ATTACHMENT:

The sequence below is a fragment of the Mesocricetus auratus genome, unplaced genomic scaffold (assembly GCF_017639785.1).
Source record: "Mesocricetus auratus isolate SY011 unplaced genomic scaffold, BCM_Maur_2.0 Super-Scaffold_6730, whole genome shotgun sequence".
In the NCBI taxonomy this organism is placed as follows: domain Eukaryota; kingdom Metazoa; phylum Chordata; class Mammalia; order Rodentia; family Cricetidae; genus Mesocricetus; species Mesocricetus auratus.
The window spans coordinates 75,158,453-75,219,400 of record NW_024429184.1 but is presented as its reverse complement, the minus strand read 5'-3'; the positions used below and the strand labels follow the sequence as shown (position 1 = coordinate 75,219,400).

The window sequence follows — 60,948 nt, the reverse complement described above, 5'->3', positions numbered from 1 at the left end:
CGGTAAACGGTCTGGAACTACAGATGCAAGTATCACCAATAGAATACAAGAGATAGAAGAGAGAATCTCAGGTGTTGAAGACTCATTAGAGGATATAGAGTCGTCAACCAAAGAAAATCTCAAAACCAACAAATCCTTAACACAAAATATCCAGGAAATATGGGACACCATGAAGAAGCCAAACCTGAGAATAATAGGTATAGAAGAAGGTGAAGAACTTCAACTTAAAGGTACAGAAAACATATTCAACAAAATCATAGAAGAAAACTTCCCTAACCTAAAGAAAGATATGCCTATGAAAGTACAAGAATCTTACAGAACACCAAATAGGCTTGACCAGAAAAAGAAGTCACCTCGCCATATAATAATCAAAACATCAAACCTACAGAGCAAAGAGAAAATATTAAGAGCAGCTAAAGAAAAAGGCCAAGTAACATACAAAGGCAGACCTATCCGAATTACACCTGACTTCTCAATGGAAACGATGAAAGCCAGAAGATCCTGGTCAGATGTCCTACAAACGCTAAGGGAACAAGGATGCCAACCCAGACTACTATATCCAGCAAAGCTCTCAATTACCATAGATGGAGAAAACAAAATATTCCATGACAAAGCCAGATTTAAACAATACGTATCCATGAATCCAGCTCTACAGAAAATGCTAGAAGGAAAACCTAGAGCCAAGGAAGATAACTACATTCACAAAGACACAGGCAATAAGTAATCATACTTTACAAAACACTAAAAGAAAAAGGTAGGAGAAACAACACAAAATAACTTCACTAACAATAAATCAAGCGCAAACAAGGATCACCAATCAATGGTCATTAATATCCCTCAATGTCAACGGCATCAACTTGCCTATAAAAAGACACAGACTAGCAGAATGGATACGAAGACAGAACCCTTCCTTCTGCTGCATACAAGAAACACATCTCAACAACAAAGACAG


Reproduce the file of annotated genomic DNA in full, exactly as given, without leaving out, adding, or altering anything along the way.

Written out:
The sequence below is a fragment of the Mesocricetus auratus genome, unplaced genomic scaffold (assembly GCF_017639785.1).
Source record: "Mesocricetus auratus isolate SY011 unplaced genomic scaffold, BCM_Maur_2.0 Super-Scaffold_6730, whole genome shotgun sequence".
In the NCBI taxonomy this organism is placed as follows: domain Eukaryota; kingdom Metazoa; phylum Chordata; class Mammalia; order Rodentia; family Cricetidae; genus Mesocricetus; species Mesocricetus auratus.
The window spans coordinates 75,158,453-75,219,400 of record NW_024429184.1 but is presented as its reverse complement, the minus strand read 5'-3'; the positions used below and the strand labels follow the sequence as shown (position 1 = coordinate 75,219,400).

The window sequence follows — 60,948 nt, the reverse complement described above, 5'->3', positions numbered from 1 at the left end:
CGGTAAACGGTCTGGAACTACAGATGCAAGTATCACCAATAGAATACAAGAGATAGAAGAGAGAATCTCAGGTGTTGAAGACTCATTAGAGGATATAGAGTCGTCAACCAAAGAAAATCTCAAAACCAACAAATCCTTAACACAAAATATCCAGGAAATATGGGACACCATGAAGAAGCCAAACCTGAGAATAATAGGTATAGAAGAAGGTGAAGAACTTCAACTTAAAGGTACAGAAAACATATTCAACAAAATCATAGAAGAAAACTTCCCTAACCTAAAGAAAGATATGCCTATGAAAGTACAAGAATCTTACAGAACACCAAATAGGCTTGACCAGAAAAAGAAGTCACCTCGCCATATAATAATCAAAACATCAAACCTACAGAGCAAAGAGAAAATATTAAGAGCAGCTAAAGAAAAAGGCCAAGTAACATACAAAGGCAGACCTATCCGAATTACACCTGACTTCTCAATGGAAACGATGAAAGCCAGAAGATCCTGGTCAGATGTCCTACAAACGCTAAGGGAACAAGGATGCCAACCCAGACTACTATATCCAGCAAAGCTCTCAATTACCATAGATGGAGAAAACAAAATATTCCATGACAAAGCCAGATTTAAACAATACGTATCCATGAATCCAGCTCTACAGAAAATGCTAGAAGGAAAACCTAGAGCCAAGGAAGATAACTACATTCACAAAGACACAGGCAATAAGTAATCATACTTTACAAAACACTAAAAGAAAAAGGTAGGAGAAACAACACAAAATAACTTCACTAACAATAAATCAAGCGCAAACAAGGATCACCAATCAATGGTCATTAATATCCCTCAATGTCAACGGCATCAACTTGCCTATAAAAAGACACAGACTAGCAGAATGGATACGAAGACAGAACCCTTCCTTCTGCTGCATACAAGAAACACATCTCAACAACAAAGACAG